But the best way to avoid such nightmares – and thus maximise the returns on your investment - is to try and select a good tenant in the first place.
Whether or not you decide to leave the tenant selection process in the hands of a property manager, it is sensible to have a solid set of vetting criteria in place.
When it comes to vetting potential tenants, landlords should:
- Require them to fill out a detailed application form.
- Get both professional and personal references and thoroughly verify them.
- Request at least three months bank statements.
- Use a credit referencing service.
- Get extra information – eg: a utility bill in the tenant's name.
- Ask them to show evidence of assets.
- Speak to their current real estate agency and, if possible, some previous landlords to establish their rental history.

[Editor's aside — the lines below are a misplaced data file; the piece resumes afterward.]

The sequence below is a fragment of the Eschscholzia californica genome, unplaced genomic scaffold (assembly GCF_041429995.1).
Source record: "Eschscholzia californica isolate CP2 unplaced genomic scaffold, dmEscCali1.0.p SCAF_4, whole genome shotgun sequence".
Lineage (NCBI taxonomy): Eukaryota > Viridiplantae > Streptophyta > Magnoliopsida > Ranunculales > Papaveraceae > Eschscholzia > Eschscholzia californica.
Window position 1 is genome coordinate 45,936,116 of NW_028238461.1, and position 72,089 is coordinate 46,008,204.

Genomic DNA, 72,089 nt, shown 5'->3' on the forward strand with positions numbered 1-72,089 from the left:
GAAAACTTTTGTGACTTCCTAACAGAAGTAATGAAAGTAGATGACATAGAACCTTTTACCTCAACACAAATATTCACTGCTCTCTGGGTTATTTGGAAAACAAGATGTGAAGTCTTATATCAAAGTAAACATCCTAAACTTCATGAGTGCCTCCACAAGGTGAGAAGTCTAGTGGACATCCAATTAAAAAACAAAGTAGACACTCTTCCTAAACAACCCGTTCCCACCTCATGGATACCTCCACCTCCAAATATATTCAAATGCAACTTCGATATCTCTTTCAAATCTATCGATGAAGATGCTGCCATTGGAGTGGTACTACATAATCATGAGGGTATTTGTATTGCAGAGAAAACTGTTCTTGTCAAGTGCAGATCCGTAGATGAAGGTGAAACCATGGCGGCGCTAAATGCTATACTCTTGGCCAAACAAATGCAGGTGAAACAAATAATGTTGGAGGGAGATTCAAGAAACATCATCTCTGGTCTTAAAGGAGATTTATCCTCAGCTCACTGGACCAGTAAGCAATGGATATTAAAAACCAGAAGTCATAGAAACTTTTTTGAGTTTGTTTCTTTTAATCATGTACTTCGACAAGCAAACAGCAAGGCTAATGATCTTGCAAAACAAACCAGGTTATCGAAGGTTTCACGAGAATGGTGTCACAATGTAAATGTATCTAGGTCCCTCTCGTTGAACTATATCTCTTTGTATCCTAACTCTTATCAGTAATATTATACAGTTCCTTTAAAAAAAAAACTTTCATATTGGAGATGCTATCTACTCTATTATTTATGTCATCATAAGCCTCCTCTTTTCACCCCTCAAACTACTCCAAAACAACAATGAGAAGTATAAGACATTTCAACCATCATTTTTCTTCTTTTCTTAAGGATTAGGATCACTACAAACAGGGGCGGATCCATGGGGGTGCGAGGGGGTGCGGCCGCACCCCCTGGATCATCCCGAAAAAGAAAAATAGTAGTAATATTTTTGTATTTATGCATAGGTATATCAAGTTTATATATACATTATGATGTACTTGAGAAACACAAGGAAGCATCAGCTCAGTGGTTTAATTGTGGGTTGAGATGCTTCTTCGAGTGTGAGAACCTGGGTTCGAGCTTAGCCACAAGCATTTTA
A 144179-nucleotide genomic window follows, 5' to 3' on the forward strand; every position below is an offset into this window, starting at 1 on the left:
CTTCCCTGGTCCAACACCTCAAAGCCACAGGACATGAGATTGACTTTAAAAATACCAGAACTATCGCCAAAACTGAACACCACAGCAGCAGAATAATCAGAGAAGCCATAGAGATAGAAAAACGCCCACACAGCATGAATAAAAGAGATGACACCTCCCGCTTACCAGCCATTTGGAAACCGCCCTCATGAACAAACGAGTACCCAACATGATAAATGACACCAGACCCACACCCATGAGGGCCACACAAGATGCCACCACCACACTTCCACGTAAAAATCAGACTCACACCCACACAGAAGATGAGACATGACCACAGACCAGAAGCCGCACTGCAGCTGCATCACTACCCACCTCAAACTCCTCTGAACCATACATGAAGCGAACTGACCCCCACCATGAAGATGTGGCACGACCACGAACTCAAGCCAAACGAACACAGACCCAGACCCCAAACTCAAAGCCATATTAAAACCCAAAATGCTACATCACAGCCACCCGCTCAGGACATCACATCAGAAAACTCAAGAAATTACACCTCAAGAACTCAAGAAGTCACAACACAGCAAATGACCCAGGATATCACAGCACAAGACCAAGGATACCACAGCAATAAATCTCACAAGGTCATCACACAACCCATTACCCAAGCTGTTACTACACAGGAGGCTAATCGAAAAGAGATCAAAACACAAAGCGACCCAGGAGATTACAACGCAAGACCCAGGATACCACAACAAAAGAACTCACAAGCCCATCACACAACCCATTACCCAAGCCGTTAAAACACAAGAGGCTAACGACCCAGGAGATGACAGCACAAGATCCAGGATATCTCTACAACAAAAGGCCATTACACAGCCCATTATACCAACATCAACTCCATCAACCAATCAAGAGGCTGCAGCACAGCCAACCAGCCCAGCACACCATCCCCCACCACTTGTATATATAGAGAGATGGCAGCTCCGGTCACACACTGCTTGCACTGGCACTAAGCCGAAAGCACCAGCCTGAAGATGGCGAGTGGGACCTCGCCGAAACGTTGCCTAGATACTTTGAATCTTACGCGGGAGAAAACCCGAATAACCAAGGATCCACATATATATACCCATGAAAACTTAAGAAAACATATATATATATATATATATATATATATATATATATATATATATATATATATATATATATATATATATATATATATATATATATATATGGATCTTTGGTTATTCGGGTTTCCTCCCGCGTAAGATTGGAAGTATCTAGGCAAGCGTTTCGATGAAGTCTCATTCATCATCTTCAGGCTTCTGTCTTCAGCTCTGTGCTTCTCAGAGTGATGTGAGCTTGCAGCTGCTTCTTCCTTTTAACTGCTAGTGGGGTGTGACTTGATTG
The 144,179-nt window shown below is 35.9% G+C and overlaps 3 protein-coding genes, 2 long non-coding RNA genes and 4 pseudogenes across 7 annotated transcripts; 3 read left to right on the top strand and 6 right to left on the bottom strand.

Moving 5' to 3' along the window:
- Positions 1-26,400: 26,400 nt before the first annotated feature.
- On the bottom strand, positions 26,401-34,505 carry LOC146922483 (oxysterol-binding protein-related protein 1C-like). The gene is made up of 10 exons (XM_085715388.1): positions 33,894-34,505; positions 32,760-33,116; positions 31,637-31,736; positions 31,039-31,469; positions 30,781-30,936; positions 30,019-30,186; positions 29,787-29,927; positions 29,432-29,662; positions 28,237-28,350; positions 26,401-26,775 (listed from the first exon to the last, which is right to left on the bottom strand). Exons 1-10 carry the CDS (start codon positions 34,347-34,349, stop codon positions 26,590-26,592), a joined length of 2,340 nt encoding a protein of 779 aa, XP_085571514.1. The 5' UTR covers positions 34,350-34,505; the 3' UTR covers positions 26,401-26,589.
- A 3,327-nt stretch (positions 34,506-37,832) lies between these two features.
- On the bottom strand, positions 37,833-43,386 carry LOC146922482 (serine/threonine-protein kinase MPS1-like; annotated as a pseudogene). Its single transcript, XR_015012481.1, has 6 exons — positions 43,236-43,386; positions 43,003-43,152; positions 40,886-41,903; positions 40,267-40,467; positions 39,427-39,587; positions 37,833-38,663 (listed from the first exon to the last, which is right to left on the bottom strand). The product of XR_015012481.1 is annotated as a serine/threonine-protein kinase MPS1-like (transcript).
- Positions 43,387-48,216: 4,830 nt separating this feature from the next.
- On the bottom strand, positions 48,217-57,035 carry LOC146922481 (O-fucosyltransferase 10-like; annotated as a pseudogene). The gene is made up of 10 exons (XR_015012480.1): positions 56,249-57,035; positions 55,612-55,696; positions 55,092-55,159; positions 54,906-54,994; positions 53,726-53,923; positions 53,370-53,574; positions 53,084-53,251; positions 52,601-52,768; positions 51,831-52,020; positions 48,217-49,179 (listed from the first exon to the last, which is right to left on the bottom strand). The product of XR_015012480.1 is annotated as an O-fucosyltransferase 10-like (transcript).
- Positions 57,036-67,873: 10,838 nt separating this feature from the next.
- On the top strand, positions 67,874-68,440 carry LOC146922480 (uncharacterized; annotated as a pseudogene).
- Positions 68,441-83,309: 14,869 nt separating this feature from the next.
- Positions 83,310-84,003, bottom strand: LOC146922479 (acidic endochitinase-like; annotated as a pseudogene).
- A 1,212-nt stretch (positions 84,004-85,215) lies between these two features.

- Call their current employer and, if possible, a past employer to establish their employment record.
- Ask for a copy of their passport and/or driver’s license.
- Secure a guarantor - eg: a parent.
- Check tenancy databases to see if they have been listed as a bad tenant.
- Always meet them in person to assess them and get a feel of who they are.
Finally, it is also a good idea not to rush into a decision too quickly… An extra week or two of rent might pale in significance compared to a bad tenant decision made in a hurry.
*The suggested vetting criteria are based on the advice of Eezirent’s Diane Bukowski, Rent My Estate’s Michael Gilbert and Property Boss’s Tamara Schiess.